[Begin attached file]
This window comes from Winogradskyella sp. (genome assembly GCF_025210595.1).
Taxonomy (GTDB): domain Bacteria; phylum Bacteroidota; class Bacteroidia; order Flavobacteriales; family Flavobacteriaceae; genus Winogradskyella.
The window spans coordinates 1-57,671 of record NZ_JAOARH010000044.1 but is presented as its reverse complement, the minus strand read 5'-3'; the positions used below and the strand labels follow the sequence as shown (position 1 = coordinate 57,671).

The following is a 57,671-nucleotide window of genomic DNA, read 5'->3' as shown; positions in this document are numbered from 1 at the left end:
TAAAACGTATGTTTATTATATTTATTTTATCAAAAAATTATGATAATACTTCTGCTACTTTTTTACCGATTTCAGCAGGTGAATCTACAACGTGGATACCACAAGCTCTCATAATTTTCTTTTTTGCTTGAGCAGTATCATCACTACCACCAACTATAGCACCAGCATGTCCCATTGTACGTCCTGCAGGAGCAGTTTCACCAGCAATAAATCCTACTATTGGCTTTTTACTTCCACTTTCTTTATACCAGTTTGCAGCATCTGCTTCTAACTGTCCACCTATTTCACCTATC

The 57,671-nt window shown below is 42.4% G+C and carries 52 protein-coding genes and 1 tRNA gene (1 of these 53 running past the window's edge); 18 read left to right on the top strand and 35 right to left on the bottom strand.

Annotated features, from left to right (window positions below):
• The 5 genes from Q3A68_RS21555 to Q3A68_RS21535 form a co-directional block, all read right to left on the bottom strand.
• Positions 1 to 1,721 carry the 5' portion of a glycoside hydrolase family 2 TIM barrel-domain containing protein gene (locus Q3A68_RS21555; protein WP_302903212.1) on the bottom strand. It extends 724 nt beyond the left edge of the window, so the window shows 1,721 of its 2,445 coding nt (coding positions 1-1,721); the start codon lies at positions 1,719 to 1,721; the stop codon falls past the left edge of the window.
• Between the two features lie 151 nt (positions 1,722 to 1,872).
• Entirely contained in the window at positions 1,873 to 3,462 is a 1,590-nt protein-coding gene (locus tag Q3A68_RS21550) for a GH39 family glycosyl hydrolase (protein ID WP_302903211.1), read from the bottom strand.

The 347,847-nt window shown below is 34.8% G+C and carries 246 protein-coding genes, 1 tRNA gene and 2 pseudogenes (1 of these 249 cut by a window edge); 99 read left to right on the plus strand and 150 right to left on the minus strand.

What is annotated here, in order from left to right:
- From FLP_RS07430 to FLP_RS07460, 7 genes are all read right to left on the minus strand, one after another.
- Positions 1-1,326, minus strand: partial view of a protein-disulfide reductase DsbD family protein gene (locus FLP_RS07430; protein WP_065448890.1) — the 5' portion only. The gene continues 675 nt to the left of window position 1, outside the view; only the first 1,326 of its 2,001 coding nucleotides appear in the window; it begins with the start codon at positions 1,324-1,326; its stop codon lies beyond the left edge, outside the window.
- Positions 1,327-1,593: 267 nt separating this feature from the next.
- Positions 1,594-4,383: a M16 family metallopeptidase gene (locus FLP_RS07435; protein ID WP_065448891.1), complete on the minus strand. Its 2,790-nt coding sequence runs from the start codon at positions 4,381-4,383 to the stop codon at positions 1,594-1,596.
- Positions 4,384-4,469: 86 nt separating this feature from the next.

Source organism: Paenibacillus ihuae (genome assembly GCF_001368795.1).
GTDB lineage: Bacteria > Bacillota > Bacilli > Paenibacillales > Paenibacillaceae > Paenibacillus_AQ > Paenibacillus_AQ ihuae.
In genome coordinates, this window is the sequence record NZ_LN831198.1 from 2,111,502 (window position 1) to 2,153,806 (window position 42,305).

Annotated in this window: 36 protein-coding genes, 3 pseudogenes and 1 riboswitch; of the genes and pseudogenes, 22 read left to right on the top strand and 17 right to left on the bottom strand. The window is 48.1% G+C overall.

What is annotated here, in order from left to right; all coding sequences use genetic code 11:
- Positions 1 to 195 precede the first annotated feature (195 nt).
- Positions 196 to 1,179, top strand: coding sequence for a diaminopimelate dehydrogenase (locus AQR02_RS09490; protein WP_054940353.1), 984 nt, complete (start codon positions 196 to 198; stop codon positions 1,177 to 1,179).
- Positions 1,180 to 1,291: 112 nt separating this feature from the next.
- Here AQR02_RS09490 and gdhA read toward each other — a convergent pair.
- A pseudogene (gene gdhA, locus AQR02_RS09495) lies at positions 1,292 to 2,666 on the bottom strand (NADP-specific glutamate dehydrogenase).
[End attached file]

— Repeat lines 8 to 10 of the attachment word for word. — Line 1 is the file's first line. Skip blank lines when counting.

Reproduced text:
• The 5 genes from Q3A68_RS21555 to Q3A68_RS21535 form a co-directional block, all read right to left on the bottom strand.
• Positions 1 to 1,721 carry the 5' portion of a glycoside hydrolase family 2 TIM barrel-domain containing protein gene (locus Q3A68_RS21555; protein WP_302903212.1) on the bottom strand. It extends 724 nt beyond the left edge of the window, so the window shows 1,721 of its 2,445 coding nt (coding positions 1-1,721); the start codon lies at positions 1,719 to 1,721; the stop codon falls past the left edge of the window.
• Between the two features lie 151 nt (positions 1,722 to 1,872).